This Safeway was not, however, without competition. Their closest competitor had actually opened years prior to Safeway. In a theory supporting Safeway’s early interest in this site, Henke & Pillot, under the control of Kroger at the time, chose to build a now demolished location nearby at 6101 Telephone Road. This store would open in 1958, not feature any service departments, and be a fair bit smaller than Safeway. To respond to this, in 1975, Kroger would build a gleaming new store across the street at 6322 Telephone Rd, Houston, TX 77087. This location would be about the same size as Safeway and would feature all of the same services. As an added bonus, the new Kroger would be built adjacent to a SuperRx Pharmacy, making it into a combo Supermarket Pharmacy prior to that concept existing on a wide scale. In response to this, Safeway would commission an addition to this location, adding on 20,000 Square Feet of space, and many other modern amenities, including a pharmacy and video rental store. The new additions would put this Safeway at 50,000 Square Feet, among the largest stores built during the chain’s run in Houston. During the late 70s, the neighborhoods in this area would see a socio-economic decline. As with other parts of Houston, it would have an effect in pockets and not blight the entire area. However, with Kroger and Safeway as the only two grocery stores in the area, the operations continued to chug along. As conditions continued to worsen throughout the 80s, This intersection managed to hold its ground. Even during the transition to AppleTree, this location would continue to be a point of shining pride. While a major remodel was not able to take place under AppleTree, they were at least able to invest some capital in the store, replacing the roof and replacing the older automatic doors with newer ones. However, with their 1994 closure AppleTree was forced to sell its stores, this one included. Fiesta was a quick and willing buyer for this and five other locations. The company was quick to put these locations into service, not giving them much of an initial remodel. The store has received periodic decor updates, but even to this day, the general Safeway layout remains intact. While it’s obvious that Fiesta got their money’s worth of the AppleTree purchases, this store still seems to be living the good life. Lots of little Safeway and AppleTree hints poke through, but this is a good grocery store. I’d recommend you give it a stop if you’re in the area.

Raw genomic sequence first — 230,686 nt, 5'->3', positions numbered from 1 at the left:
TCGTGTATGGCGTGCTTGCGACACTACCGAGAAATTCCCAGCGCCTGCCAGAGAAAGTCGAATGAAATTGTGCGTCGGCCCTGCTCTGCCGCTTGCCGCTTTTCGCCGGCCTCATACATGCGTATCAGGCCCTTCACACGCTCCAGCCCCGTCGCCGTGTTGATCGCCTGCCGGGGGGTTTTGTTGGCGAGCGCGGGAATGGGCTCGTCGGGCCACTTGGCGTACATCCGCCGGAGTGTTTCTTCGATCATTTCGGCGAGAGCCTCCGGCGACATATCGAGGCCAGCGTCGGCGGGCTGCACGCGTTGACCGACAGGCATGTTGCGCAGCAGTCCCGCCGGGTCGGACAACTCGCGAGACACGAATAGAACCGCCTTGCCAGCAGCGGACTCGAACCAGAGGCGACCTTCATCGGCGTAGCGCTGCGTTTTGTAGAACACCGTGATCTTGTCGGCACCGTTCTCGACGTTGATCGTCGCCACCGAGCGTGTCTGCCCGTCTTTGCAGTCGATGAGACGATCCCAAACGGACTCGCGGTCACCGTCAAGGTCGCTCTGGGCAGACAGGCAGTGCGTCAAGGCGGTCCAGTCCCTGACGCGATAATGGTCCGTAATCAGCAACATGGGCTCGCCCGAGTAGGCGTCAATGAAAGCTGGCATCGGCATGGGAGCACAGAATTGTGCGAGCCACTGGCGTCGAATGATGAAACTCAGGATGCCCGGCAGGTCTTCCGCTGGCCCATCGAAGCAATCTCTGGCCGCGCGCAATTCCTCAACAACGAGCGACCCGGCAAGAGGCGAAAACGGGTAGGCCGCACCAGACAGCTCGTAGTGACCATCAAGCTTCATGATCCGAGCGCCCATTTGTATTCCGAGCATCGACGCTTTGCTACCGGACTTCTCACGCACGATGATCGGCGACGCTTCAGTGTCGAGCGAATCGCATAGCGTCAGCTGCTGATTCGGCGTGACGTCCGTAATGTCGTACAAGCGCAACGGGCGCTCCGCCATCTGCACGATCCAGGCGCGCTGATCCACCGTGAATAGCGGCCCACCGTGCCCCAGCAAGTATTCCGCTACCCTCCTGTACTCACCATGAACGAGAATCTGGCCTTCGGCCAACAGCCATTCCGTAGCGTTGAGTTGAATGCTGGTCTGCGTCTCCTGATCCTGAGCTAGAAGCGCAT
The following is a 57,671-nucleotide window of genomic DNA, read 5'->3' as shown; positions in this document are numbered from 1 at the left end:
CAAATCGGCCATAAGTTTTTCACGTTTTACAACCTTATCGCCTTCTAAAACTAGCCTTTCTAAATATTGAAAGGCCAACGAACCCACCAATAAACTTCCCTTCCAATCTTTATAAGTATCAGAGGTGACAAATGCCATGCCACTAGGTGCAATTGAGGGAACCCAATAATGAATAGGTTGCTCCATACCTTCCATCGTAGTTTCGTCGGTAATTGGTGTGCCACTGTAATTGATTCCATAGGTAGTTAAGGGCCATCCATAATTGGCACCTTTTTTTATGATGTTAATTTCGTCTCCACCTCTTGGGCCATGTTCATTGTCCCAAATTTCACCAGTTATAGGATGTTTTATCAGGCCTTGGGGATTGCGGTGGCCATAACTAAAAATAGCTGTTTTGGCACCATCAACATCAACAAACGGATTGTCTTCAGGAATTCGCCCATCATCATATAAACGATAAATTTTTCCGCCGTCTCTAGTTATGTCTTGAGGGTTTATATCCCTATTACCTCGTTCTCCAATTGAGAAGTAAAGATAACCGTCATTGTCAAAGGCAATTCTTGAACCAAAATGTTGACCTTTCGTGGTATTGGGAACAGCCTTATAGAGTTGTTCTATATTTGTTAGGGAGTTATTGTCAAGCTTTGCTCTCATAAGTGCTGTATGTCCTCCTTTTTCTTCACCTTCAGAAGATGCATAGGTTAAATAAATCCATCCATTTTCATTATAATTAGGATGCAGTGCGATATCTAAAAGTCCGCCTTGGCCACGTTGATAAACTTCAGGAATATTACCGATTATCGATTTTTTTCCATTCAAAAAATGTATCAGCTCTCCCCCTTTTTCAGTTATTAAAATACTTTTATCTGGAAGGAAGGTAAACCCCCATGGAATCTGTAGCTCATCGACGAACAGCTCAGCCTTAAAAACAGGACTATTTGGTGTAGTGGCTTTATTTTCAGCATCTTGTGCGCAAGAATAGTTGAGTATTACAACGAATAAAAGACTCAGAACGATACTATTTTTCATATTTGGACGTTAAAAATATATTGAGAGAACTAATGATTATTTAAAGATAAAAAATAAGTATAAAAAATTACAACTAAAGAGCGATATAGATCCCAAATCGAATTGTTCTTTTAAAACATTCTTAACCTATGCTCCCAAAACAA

1. I’ve known about this Fiestaway, and the neighboring Kroger which is also quite interesting, but I have not visited either. Thus, it’s great to see these detailed photos of the Fiestaway. Thanks for the photos! Fiesta has done a good job with this place. I really like how it looks…maybe except for the peeling paint on the Burroughs Series 90 register conveyor belts! The architecture that Safeway gave this place during the renovation/expansion combined with Fiesta’s recent renovations does give this place a bit of a combination of a 1970s look with a little bit of a modern supermarket look. All in all, I think it looks really neat! The brown flooring tiles are an interesting choice by Fiesta. I actually like it, it looks unique. It’s certainly better than yet another ugly looking concrete floor and it’s something better looking than just a plain white tile floor as well.

    While Fiesta Mart’s new owners are renovating stores using a newer design than this one, it does seem that Fiesta’s recent renovations have been well-received with shoppers. From what I’ve been reading, it seems that customers are enjoying some of the changes Fiesta has made in recent years. That’s certainly good to hear as Fiesta operates in a lot of areas where there is limited competition. Granted, this store does have strong competition from the longstanding Kroger, but still, it’s nice to see that this historic ex-Safeway appears to have a lot of life left in it as a Fiesta.